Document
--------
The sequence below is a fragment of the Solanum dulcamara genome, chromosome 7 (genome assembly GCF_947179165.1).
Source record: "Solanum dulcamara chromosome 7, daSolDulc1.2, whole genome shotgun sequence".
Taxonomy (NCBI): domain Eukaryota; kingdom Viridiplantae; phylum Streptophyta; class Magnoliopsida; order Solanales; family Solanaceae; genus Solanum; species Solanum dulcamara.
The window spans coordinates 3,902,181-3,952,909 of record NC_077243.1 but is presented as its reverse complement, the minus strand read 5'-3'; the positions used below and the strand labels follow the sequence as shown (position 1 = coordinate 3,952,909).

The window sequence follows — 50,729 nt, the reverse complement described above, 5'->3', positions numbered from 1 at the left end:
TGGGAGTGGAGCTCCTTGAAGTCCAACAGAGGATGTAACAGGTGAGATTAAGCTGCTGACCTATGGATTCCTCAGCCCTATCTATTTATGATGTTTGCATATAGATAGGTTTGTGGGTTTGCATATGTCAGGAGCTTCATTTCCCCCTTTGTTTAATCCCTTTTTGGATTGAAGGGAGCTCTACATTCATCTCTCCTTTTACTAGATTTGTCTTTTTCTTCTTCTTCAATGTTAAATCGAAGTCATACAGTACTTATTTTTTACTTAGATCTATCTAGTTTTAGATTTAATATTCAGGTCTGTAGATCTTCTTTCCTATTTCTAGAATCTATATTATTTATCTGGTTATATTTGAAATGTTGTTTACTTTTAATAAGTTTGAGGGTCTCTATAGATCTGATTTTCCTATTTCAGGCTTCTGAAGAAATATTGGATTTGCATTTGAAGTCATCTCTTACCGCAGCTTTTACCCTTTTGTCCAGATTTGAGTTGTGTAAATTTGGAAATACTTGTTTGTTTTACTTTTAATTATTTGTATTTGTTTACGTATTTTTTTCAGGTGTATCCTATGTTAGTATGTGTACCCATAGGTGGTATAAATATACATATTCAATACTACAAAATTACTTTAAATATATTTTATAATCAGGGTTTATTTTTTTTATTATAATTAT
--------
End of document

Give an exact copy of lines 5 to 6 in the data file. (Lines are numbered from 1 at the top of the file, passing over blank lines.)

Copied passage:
The window sequence follows — 50,729 nt, the reverse complement described above, 5'->3', positions numbered from 1 at the left end:
TGGGAGTGGAGCTCCTTGAAGTCCAACAGAGGATGTAACAGGTGAGATTAAGCTGCTGACCTATGGATTCCTCAGCCCTATCTATTTATGATGTTTGCATATAGATAGGTTTGTGGGTTTGCATATGTCAGGAGCTTCATTTCCCCCTTTGTTTAATCCCTTTTTGGATTGAAGGGAGCTCTACATTCATCTCTCCTTTTACTAGATTTGTCTTTTTCTTCTTCTTCAATGTTAAATCGAAGTCATACAGTACTTATTTTTTACTTAGATCTATCTAGTTTTAGATTTAATATTCAGGTCTGTAGATCTTCTTTCCTATTTCTAGAATCTATATTATTTATCTGGTTATATTTGAAATGTTGTTTACTTTTAATAAGTTTGAGGGTCTCTATAGATCTGATTTTCCTATTTCAGGCTTCTGAAGAAATATTGGATTTGCATTTGAAGTCATCTCTTACCGCAGCTTTTACCCTTTTGTCCAGATTTGAGTTGTGTAAATTTGGAAATACTTGTTTGTTTTACTTTTAATTATTTGTATTTGTTTACGTATTTTTTTCAGGTGTATCCTATGTTAGTATGTGTACCCATAGGTGGTATAAATATACATATTCAATACTACAAAATTACTTTAAATATATTTTATAATCAGGGTTTATTTTTTTTATTATAATTAT